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States spend federal COVID aid on roads, buildings, seawalls

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States spend federal COVID aid on roads, buildings, seawalls

Standing 14 stories tall, the Docking State Office Building is one of Kansas’ largest and oldest state workplaces. It’s also largely vacant, despite a prime location across from the Capitol.

So Kansas officials are planning to spend $60 million of federal pandemic relief funds to help finance its demolition and replace it with a slimmed-down, three-story building designed to host meetings and events.

State officials categorized the project as a “public health service” in a report to the U.S. Treasury Department laying out their plans for the money. Though that may be a stretch, it’s likely fine under the American Rescue Plan act — a sweeping law signed by President Joe Biden last year that provides broad flexibility for $350 billion of aid to states and local governments.

The aid was promoted by Democrats in Congress as an unprecedented infusion for cash-strapped governments to respond to the virus, rebuild their economies and shore up their finances. But it came as state tax revenues already were rebounding, leaving many states with record surpluses and enviable decisions about what to do with all the money.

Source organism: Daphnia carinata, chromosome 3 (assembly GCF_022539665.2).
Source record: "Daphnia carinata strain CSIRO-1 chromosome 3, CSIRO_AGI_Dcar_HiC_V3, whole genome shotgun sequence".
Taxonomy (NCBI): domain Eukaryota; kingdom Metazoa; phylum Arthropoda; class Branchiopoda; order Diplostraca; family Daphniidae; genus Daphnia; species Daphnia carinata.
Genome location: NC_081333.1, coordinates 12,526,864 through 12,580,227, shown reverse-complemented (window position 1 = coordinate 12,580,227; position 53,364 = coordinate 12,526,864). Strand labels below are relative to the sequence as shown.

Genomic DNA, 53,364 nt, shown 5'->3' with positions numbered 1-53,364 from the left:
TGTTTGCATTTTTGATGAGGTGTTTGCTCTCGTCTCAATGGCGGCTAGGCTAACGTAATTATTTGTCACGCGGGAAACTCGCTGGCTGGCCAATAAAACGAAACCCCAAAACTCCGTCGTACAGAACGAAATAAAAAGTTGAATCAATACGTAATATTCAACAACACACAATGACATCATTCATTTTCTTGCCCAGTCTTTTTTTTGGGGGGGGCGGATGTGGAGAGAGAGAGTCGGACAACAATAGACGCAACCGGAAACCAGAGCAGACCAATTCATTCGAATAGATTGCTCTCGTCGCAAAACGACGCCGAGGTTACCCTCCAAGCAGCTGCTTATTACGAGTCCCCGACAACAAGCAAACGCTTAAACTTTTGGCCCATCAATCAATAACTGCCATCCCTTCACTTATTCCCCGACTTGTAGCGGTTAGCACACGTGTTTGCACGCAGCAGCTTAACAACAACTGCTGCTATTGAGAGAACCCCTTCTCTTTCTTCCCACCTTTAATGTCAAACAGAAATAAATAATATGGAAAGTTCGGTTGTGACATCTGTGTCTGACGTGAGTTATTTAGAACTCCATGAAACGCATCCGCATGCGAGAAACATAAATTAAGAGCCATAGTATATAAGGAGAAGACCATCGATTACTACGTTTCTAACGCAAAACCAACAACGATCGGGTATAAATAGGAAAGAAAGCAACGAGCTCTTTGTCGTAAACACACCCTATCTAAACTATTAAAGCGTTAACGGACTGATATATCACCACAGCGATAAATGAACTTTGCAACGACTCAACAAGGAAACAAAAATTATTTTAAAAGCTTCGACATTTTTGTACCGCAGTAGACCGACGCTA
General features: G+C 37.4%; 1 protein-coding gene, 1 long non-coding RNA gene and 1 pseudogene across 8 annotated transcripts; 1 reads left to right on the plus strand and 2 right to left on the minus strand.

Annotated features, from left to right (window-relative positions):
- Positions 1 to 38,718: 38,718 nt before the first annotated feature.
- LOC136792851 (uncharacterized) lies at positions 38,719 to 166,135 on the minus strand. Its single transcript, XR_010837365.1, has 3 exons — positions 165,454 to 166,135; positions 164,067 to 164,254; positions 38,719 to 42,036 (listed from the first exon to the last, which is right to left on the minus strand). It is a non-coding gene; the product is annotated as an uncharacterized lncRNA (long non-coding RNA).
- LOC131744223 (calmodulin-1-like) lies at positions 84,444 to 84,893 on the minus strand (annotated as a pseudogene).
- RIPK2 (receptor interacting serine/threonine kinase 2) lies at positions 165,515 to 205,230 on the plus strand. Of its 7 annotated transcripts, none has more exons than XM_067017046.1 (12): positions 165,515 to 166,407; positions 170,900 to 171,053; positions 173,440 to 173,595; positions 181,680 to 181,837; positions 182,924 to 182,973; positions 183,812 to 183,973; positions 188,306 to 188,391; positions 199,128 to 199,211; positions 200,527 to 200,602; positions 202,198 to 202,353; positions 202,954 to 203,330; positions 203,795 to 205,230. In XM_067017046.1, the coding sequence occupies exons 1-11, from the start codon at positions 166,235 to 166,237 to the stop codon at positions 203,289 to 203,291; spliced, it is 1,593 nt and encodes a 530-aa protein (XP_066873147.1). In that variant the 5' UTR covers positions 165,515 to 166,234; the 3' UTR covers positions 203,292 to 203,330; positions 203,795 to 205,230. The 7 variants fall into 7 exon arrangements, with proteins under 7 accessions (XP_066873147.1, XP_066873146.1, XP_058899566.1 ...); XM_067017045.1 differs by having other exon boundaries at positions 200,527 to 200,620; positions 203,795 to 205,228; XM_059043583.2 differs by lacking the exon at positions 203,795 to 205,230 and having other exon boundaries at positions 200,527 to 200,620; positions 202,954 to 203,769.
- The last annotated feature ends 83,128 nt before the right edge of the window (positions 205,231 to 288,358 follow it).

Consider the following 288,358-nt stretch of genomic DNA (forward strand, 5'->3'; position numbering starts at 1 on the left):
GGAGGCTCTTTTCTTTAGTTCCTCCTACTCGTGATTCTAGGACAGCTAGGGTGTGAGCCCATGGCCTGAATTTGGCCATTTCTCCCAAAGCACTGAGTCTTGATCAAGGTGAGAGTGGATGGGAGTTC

Relatively little of the federal aid has gone toward traditional public health purposes, according to an Associated Press review of reports filed by all 50 states and the District of Columbia. Significantly more has gone toward public infrastructure. States are pouring money into water, sewer and high-speed internet projects, as specifically envisioned by the law. But the AP found that they’re also spending billions of dollars on roads, bridges, sidewalks, airports, rail lines and buildings at college campuses and government agencies — justifying all of it under the federal government’s generous flexibility.

“We didn’t need it, to be quite honest,” said Kansas House Appropriations Committee Chairman Troy Waymaster, referring to the $1.6 billion the state received.

But the Docking building does need to come down, he said, and the new space for events and meetings could allow better social distancing during a COVID-19 resurgence or future pandemic.

If “the building itself could be used during a pandemic, then it somewhat justifies the use of ARPA funds for the renovation or infrastructure projects,” said Waymaster, a Republican.

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A Kansas preservationist group has asked a court to block the demolition, arguing that Democratic Gov. Laura Kelly’s administration hasn’t followed proper procedures to tear down the 65-year-old structure that was added to the National Register of Historic Places earlier this year.